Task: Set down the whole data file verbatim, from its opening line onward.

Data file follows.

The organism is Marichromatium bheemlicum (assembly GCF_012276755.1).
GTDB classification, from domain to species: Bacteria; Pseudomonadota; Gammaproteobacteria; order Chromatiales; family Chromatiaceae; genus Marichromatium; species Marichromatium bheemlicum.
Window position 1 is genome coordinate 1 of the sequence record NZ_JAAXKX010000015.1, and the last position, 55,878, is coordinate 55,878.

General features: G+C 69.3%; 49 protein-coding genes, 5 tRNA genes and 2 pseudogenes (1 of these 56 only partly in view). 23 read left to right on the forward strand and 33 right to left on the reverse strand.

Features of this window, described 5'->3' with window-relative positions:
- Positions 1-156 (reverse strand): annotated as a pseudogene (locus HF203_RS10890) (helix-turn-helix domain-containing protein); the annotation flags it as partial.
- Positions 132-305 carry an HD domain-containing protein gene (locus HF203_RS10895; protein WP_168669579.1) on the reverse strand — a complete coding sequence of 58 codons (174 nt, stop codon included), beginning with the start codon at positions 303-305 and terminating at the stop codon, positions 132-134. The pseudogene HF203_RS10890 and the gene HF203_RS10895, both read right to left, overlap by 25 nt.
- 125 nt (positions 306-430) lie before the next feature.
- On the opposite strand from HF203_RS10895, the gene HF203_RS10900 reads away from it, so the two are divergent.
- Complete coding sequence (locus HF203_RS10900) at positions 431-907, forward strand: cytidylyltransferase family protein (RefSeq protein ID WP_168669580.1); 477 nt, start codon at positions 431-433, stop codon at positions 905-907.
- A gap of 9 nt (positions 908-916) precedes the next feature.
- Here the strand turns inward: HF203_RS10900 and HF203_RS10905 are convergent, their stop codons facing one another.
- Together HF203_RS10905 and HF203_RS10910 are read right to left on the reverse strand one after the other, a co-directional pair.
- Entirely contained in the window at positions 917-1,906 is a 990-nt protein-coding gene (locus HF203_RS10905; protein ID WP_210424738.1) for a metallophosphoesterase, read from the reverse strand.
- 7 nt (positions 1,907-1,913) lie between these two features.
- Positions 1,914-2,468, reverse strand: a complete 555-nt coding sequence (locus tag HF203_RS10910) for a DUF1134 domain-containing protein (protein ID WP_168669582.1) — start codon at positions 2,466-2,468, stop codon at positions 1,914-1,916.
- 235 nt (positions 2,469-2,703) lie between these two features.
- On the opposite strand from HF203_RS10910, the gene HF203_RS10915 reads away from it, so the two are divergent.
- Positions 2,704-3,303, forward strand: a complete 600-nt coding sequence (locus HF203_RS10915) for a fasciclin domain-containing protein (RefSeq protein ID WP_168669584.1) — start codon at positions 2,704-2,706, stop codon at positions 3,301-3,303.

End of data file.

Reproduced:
The organism is Marichromatium bheemlicum (assembly GCF_012276755.1).
GTDB classification, from domain to species: Bacteria; Pseudomonadota; Gammaproteobacteria; order Chromatiales; family Chromatiaceae; genus Marichromatium; species Marichromatium bheemlicum.
Window position 1 is genome coordinate 1 of the sequence record NZ_JAAXKX010000015.1, and the last position, 55,878, is coordinate 55,878.

General features: G+C 69.3%; 49 protein-coding genes, 5 tRNA genes and 2 pseudogenes (1 of these 56 only partly in view). 23 read left to right on the forward strand and 33 right to left on the reverse strand.

Features of this window, described 5'->3' with window-relative positions:
- Positions 1-156 (reverse strand): annotated as a pseudogene (locus HF203_RS10890) (helix-turn-helix domain-containing protein); the annotation flags it as partial.
- Positions 132-305 carry an HD domain-containing protein gene (locus HF203_RS10895; protein WP_168669579.1) on the reverse strand — a complete coding sequence of 58 codons (174 nt, stop codon included), beginning with the start codon at positions 303-305 and terminating at the stop codon, positions 132-134. The pseudogene HF203_RS10890 and the gene HF203_RS10895, both read right to left, overlap by 25 nt.
- 125 nt (positions 306-430) lie before the next feature.
- On the opposite strand from HF203_RS10895, the gene HF203_RS10900 reads away from it, so the two are divergent.
- Complete coding sequence (locus HF203_RS10900) at positions 431-907, forward strand: cytidylyltransferase family protein (RefSeq protein ID WP_168669580.1); 477 nt, start codon at positions 431-433, stop codon at positions 905-907.
- A gap of 9 nt (positions 908-916) precedes the next feature.
- Here the strand turns inward: HF203_RS10900 and HF203_RS10905 are convergent, their stop codons facing one another.
- Together HF203_RS10905 and HF203_RS10910 are read right to left on the reverse strand one after the other, a co-directional pair.
- Entirely contained in the window at positions 917-1,906 is a 990-nt protein-coding gene (locus HF203_RS10905; protein ID WP_210424738.1) for a metallophosphoesterase, read from the reverse strand.
- 7 nt (positions 1,907-1,913) lie between these two features.
- Positions 1,914-2,468, reverse strand: a complete 555-nt coding sequence (locus tag HF203_RS10910) for a DUF1134 domain-containing protein (protein ID WP_168669582.1) — start codon at positions 2,466-2,468, stop codon at positions 1,914-1,916.
- 235 nt (positions 2,469-2,703) lie between these two features.
- On the opposite strand from HF203_RS10910, the gene HF203_RS10915 reads away from it, so the two are divergent.
- Positions 2,704-3,303, forward strand: a complete 600-nt coding sequence (locus HF203_RS10915) for a fasciclin domain-containing protein (RefSeq protein ID WP_168669584.1) — start codon at positions 2,704-2,706, stop codon at positions 3,301-3,303.